I got more than I bargained for when I set out to read Red Like Blood. And I got less than what I bargained for. I anticipated atonement themes; cross-centered reflections on the person and work of Christ. I looked forward to warm-hearted, theologically informed writing that gloried in blood of Christ that cleanses people from their sin.
But I was in for a big surprise. This is not high-brow theology. This is not a Martyn Lloyd-Jones exposition. Rather, Joe Coffey and Bob Bevington write in a simple, earthy fashion – perhaps a bit too earthy for some. But they tell it like it is and they’re quick to reveal the gory details.
Red Like Blood is about real life; life that is painful and filled with disappointment. Coffey and Bevington write from different perspectives, however both men are familiar with pain. Both men understand loss. Most important, they both understand grace. Bevington adds, “… We’ve both learned that the brokenness God allows is always merciful and purposeful – because it’s designed to move our soul to a destination where we become more dependent on God alone.” So God’s grace not only proves to be purposeful – it is powerful and effective.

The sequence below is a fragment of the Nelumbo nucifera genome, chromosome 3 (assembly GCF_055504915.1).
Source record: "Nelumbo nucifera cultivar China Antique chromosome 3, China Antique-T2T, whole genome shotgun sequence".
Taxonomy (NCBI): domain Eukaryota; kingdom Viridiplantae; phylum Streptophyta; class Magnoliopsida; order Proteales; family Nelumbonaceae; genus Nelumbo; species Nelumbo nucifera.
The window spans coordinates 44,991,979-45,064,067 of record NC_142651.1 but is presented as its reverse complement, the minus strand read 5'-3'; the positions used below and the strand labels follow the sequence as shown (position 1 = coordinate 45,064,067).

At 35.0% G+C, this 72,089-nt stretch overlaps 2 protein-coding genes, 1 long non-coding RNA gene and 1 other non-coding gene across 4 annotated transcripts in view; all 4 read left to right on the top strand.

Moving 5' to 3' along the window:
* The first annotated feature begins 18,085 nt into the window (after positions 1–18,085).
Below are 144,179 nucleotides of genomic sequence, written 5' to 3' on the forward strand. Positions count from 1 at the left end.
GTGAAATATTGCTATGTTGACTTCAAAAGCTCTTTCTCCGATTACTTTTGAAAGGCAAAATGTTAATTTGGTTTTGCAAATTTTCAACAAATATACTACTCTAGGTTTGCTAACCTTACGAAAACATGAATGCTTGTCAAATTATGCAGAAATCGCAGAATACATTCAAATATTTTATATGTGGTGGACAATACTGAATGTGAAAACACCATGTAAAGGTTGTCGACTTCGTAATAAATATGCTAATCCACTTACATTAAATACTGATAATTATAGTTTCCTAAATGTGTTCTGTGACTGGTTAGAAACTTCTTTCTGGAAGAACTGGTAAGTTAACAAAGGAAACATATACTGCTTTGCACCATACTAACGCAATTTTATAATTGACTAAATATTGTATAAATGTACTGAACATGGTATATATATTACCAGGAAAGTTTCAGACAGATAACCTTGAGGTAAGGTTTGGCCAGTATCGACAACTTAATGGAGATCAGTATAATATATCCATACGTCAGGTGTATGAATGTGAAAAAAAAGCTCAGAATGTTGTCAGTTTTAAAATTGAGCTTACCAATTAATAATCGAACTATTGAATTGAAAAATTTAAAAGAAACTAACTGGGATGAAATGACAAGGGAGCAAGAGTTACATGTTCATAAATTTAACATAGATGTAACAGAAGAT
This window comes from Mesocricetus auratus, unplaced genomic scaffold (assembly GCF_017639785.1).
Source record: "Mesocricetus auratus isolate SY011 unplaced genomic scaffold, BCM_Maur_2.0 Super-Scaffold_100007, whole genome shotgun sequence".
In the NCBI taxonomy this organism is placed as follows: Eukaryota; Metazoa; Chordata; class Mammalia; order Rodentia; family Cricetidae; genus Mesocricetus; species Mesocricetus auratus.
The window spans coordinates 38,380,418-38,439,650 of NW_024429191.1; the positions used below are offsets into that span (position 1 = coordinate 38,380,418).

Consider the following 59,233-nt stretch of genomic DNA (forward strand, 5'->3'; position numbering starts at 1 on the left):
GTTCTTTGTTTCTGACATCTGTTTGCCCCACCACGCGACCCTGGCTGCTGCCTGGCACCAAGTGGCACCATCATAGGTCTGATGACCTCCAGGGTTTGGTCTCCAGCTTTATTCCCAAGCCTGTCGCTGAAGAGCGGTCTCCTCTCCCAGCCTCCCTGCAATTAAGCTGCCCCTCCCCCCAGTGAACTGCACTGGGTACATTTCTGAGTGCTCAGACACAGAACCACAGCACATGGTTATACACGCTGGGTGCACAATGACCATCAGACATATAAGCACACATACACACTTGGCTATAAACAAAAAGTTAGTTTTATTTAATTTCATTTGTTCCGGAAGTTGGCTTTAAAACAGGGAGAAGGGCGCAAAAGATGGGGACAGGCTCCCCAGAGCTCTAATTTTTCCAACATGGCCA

Red Like Blood is a powerful book that highlights the grace of God in sinful creatures. It should not be confused with a deep theological treatise – however it is a much-needed reminder to sinners; it is a vivid reminder that sinners are in desperate need of grace. I guess I got more than I bargained for after all!